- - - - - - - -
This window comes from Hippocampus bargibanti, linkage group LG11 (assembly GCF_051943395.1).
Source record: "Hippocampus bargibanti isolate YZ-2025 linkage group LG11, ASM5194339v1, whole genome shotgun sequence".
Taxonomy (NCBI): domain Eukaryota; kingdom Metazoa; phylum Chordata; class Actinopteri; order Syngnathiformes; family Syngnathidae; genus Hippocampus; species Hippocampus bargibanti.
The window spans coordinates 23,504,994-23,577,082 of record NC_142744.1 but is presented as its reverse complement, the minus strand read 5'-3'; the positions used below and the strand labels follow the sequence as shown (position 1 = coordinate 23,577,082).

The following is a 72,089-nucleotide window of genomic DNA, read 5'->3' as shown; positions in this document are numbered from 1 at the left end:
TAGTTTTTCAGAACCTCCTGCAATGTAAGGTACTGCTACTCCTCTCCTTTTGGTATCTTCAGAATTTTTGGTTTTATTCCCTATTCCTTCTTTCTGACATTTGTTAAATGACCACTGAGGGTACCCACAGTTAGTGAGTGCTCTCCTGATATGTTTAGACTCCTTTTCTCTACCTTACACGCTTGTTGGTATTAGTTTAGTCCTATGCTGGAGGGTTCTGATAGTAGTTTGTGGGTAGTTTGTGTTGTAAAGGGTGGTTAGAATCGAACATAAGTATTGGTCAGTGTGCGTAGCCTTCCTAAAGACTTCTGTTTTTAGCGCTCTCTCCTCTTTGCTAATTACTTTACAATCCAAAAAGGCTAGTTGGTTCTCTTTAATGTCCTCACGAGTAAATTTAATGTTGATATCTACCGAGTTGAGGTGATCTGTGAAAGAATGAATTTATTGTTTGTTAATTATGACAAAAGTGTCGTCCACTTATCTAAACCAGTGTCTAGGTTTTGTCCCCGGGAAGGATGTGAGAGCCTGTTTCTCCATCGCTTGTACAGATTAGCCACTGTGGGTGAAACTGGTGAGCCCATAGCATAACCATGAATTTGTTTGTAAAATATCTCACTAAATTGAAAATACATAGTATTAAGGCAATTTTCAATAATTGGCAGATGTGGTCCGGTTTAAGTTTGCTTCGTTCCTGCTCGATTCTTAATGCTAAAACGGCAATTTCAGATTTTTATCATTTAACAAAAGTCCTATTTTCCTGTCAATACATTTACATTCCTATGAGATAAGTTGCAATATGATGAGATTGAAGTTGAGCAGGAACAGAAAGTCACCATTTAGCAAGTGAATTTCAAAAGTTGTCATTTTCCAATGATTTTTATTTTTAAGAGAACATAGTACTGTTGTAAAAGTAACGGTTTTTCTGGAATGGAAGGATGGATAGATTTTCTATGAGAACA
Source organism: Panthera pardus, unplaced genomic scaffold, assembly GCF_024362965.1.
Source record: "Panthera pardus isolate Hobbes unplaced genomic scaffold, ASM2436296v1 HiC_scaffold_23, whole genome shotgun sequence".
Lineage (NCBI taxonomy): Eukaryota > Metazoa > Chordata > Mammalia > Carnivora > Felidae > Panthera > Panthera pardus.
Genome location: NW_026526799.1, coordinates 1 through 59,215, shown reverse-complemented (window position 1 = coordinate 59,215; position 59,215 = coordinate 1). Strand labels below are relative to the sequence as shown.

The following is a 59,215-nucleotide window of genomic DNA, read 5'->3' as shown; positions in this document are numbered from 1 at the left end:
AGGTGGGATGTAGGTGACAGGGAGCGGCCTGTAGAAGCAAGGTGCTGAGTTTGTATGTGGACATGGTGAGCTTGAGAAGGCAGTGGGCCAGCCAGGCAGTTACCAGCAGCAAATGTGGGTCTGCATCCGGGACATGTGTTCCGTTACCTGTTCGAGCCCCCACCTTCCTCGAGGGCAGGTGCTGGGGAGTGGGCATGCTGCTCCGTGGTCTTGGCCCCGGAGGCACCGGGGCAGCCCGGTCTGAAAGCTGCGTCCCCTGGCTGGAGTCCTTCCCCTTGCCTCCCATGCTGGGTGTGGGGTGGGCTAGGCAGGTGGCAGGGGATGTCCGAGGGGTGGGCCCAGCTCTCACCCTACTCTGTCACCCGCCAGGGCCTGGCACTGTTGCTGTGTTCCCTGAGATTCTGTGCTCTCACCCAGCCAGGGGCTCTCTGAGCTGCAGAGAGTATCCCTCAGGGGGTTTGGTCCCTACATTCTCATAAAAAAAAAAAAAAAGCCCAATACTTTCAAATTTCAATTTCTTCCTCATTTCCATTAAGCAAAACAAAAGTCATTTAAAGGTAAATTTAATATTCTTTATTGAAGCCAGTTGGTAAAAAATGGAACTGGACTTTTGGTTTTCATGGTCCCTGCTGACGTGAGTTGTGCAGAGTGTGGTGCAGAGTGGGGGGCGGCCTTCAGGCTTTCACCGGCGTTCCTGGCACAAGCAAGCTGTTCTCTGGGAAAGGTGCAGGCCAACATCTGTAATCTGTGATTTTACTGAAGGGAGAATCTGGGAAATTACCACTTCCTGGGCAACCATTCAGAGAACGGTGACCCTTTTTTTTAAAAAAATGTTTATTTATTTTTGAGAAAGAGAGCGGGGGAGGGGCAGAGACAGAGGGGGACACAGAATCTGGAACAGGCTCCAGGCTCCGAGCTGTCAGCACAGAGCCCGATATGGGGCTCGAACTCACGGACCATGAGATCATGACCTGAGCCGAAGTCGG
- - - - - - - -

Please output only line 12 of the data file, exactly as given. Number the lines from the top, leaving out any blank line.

AGGTGGGATGTAGGTGACAGGGAGCGGCCTGTAGAAGCAAGGTGCTGAGTTTGTATGTGGACATGGTGAGCTTGAGAAGGCAGTGGGCCAGCCAGGCAGTTACCAGCAGCAAATGTGGGTCTGCATCCGGGACATGTGTTCCGTTACCTGTTCGAGCCCCCACCTTCCTCGAGGGCAGGTGCTGGGGAGTGGGCATGCTGCTCCGTGGTCTTGGCCCCGGAGGCACCGGGGCAGCCCGGTCTGAAAGCTGCGTCCCCTGGCTGGAGTCCTTCCCCTTGCCTCCCATGCTGGGTGTGGGGTGGGCTAGGCAGGTGGCAGGGGATGTCCGAGGGGTGGGCCCAGCTCTCACCCTACTCTGTCACCCGCCAGGGCCTGGCACTGTTGCTGTGTTCCCTGAGATTCTGTGCTCTCACCCAGCCAGGGGCTCTCTGAGCTGCAGAGAGTATCCCTCAGGGGGTTTGGTCCCTACATTCTCATAAAAAAAAAAAAAAAGCCCAATACTTTCAAATTTCAATTTCTTCCTCATTTCCATTAAGCAAAACAAAAGTCATTTAAAGGTAAATTTAATATTCTTTATTGAAGCCAGTTGGTAAAAAATGGAACTGGACTTTTGGTTTTCATGGTCCCTGCTGACGTGAGTTGTGCAGAGTGTGGTGCAGAGTGGGGGGCGGCCTTCAGGCTTTCACCGGCGTTCCTGGCACAAGCAAGCTGTTCTCTGGGAAAGGTGCAGGCCAACATCTGTAATCTGTGATTTTACTGAAGGGAGAATCTGGGAAATTACCACTTCCTGGGCAACCATTCAGAGAACGGTGACCCTTTTTTTTAAAAAAATGTTTATTTATTTTTGAGAAAGAGAGCGGGGGAGGGGCAGAGACAGAGGGGGACACAGAATCTGGAACAGGCTCCAGGCTCCGAGCTGTCAGCACAGAGCCCGATATGGGGCTCGAACTCACGGACCATGAGATCATGACCTGAGCCGAAGTCGG